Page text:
They set up an annual scholarship for two high school seniors with the funds and installed the Safe Oregon app on Redmond School District Chromebooks. The money also covers suicide prevention speakers and a video encouraging kindness and empathy.
Working with Wood, the athletic trainer, as well as a producer and RHS students, Travis and Erika produced the video, titled "Your Life Matters," that shares the message that everyone is fighting their own battle.
Wood had seen a video that was shown to hospital employees in Cleveland, Ohio, about having empathy for their patients.
"I thought it would be cool to make a video for teens that highlighted teen issues and would be relatable to them," she says. "The family and I met, and we wanted to get across a few messages: To have empathy toward all people because everyone is facing some sort of problem in their life, even if they don't show it. Always be kind."
It shows typical high school scenes with teachers and students in their normal routines, but the words on the screen spell out what is really going on in those people's lives.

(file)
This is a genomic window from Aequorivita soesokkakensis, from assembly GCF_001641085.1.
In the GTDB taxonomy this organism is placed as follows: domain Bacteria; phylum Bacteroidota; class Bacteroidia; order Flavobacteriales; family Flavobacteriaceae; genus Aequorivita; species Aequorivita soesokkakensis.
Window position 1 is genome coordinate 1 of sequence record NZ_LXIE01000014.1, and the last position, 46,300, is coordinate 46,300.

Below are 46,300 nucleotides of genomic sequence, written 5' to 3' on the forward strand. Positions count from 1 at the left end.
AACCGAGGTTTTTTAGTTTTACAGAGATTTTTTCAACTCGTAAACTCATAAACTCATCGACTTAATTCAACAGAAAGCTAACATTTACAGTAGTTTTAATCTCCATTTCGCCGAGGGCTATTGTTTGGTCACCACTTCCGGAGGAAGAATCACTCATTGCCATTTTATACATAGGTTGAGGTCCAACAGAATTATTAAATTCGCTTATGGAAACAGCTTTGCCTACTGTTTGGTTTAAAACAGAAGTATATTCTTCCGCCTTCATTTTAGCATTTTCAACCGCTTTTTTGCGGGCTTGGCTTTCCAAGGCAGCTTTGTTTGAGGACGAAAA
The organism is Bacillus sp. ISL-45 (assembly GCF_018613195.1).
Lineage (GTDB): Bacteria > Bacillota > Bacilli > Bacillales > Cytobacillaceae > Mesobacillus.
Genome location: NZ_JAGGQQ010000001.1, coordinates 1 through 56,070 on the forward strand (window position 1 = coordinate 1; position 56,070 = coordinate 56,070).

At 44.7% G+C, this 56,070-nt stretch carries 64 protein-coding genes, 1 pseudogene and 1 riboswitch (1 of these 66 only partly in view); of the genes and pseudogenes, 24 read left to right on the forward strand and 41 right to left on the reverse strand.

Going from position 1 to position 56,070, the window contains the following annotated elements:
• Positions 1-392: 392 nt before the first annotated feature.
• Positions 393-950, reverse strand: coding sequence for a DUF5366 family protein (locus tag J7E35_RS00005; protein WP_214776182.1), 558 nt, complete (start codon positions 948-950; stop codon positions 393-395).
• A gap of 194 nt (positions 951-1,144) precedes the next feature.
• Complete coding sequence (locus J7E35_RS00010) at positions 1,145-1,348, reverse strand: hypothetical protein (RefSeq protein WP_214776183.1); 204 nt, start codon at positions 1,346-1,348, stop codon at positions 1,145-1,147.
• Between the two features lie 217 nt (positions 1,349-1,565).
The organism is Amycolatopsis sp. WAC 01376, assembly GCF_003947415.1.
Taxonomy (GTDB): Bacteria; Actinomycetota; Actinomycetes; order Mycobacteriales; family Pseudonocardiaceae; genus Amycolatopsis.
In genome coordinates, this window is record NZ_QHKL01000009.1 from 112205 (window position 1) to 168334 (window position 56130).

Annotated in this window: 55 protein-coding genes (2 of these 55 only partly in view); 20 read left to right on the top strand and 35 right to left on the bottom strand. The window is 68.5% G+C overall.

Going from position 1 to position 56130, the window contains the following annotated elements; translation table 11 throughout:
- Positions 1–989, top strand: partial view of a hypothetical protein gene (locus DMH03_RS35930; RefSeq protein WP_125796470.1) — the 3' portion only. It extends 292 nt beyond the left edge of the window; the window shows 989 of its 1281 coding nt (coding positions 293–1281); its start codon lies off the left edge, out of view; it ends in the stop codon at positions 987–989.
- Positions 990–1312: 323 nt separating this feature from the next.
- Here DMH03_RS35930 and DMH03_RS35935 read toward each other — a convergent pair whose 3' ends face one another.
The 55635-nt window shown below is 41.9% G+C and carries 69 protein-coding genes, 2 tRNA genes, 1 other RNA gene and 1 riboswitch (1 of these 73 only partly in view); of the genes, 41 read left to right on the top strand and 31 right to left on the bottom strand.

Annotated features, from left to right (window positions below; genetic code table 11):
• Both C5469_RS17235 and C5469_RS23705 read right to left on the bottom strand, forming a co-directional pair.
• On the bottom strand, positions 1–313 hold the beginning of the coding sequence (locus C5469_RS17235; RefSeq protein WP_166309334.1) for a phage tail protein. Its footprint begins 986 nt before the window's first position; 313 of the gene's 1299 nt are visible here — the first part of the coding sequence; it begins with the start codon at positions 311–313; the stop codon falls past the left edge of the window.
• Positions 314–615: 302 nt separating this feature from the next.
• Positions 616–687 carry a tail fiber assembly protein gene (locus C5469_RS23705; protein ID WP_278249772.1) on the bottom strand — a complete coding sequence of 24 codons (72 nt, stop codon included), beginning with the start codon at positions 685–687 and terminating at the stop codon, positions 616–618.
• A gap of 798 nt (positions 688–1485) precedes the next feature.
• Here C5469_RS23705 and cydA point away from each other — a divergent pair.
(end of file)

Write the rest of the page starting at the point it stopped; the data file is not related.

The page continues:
One student doesn't feel safe at home. A teacher just learned his wife's cancer is back. One kid is terrified of his parents' reaction to his grades. One girl has learned to hide her depression, while another feels invisible.
"On the outside, you may look OK, but you really don't know what's going on," Erika says.
Wood said the video also relays this message: "If it is YOU that is facing a problem, it is 'OK to not be OK,' and you should reach out to someone for help. You don't have to pretend that you are OK if you are not."
The intent, Wood says, was to act as a resource for people going through issues and pointing them to a suicide prevention resource.
They posted the 4 1/2-minute video on social media, and it has been viewed more than 1 million times.
Travis and Erika have talked to doctors and athletic trainers about concussions but realize that nobody really knows how they affect the brain.